(7-23-98) -- Nearly four out of every five Boston College candidates scored a passing grade on the Massachusetts teacher tests given in April. The BC success rate on the exams was one of the highest of any college or university in the state.
Results released by the state Department of Education on July 23 indicated 79.1 percent of 110 Boston College candidates passed the teacher certification exams given on April 4.
Boston College's pass rate was surpassed by only three schools, each of which had a relatively small number of candidates taking the tests. The Harvard Graduate School of Education, with seven candidates, and Wellesley College, with five, each had a perfect pass rate of 100 percent. Tufts University, with 16 candidates, had a pass rate of 81.3 percent.
The BC success rate on the teacher tests compared well to those of other schools with comparably sized education programs. By comparison, Boston University, with 67 candidates, had a pass rate of 65.7 percent; the University of Massachusetts at Amherst, with 129 candidates, a pass rate of 55 percent, and Bridgewater State College, with 146 candidates, a pass rate of 32.9 percent.
But an administrator at the Boston College School of Education said the reliability of the new state teacher exams remains unclear, and that more information about the tests themselves is needed before the results can be meaninfully interpreted.
"We're pleased that we compare favorably to other schools, but we're disappointed that 100 percent of our students didn't pass," said SOE Assistant Dean for Students and Outreach John Cawthorne. "We are willing to re-examine our program, once we have information about the accuracy and reliability of the test. We can't examine our program unless we have that information."
Advance word of high failure rates on the new state teacher certification tests had prompted widespread calls this summer for improvements in the teacher-training programs at colleges and universities.
Deans and faculty at education schools have countered with questions over the validity of the new teacher tests, which were launched without a trial run this past spring.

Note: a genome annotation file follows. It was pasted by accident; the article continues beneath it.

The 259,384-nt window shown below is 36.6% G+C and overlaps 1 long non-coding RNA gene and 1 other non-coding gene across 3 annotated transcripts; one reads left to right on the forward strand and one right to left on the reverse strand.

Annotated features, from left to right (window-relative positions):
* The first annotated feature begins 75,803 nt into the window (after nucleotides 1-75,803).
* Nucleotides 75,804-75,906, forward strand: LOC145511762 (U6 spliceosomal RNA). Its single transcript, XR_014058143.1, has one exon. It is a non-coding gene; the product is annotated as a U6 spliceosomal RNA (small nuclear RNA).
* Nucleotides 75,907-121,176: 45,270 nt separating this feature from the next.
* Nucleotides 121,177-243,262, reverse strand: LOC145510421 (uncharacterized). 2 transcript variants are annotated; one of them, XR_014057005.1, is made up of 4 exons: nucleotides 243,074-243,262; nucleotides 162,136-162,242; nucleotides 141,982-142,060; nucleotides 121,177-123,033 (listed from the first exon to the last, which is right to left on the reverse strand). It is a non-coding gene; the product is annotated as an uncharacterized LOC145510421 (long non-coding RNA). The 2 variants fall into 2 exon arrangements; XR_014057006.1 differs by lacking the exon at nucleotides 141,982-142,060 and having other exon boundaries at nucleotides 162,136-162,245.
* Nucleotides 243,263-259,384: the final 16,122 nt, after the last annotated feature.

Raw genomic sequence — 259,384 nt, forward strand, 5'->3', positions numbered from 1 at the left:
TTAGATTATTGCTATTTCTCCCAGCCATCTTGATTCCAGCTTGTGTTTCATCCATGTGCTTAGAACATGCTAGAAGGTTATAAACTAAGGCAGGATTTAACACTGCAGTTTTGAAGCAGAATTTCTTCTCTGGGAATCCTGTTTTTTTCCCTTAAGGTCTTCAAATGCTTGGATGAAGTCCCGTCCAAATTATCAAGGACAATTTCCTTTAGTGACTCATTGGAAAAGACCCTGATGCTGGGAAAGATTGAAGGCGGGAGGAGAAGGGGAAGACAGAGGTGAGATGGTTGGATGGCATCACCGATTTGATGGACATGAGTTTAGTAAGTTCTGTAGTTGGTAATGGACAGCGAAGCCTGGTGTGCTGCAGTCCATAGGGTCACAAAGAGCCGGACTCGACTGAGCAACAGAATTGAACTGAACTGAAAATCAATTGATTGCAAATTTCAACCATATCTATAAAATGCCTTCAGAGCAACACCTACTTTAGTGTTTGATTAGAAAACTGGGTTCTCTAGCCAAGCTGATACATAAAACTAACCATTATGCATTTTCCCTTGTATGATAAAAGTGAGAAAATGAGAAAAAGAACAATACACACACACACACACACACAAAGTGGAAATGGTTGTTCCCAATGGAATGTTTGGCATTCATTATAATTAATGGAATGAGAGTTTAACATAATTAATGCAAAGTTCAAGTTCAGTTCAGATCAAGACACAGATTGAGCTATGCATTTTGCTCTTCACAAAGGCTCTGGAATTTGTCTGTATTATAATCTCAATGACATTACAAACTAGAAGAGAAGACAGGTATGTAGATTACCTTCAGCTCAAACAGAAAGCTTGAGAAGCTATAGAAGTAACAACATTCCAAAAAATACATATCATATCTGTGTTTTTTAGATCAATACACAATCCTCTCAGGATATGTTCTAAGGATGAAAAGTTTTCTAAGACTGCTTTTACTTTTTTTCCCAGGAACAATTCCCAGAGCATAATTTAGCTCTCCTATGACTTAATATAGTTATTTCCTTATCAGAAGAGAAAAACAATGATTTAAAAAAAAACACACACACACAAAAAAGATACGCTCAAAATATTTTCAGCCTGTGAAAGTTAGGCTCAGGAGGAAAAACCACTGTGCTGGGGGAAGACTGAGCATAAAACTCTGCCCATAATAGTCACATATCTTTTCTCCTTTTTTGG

The state Department of Education has said it will release detailed information in mid-August on the way teacher tests in April and July were administered.
Cawthorne said those details are necessary if the Boston College School of Education is to assess its strengths and failings in preparing student teachers for certification.
"We have high standards, and we would hope for a pass rate of 100 percent," he said. "However, we don't know whether or not we lived up to our high standards. We don't know if we have anything to fix.
"We looked good compared to others. But looking good on a flawed test does not mean we are good. Looking good on an accurate test would mean we were better, but that might not be good enough for us."
To receive certification, teacher candidates had to pass a literacy test in reading and writing, and then a test in a specific subject, such as elementary education or biology.
Boston College candidates fared relatively well on all components of the April 4 exams, according to the summary test results released by the state.
In the test of communications and literacy skills, given in the morning, 91.9 percent of 111 BC candidates passed the reading section, and 90.2 percent of 112 candidates passed the writing section. The combined pass rate of 111 BC candidates on the reading and writing sub-tests was 85.6 percent. In the afternoon testing on specific subjects, 113 BC candidates had a combined pass rate of 85.8 percent.
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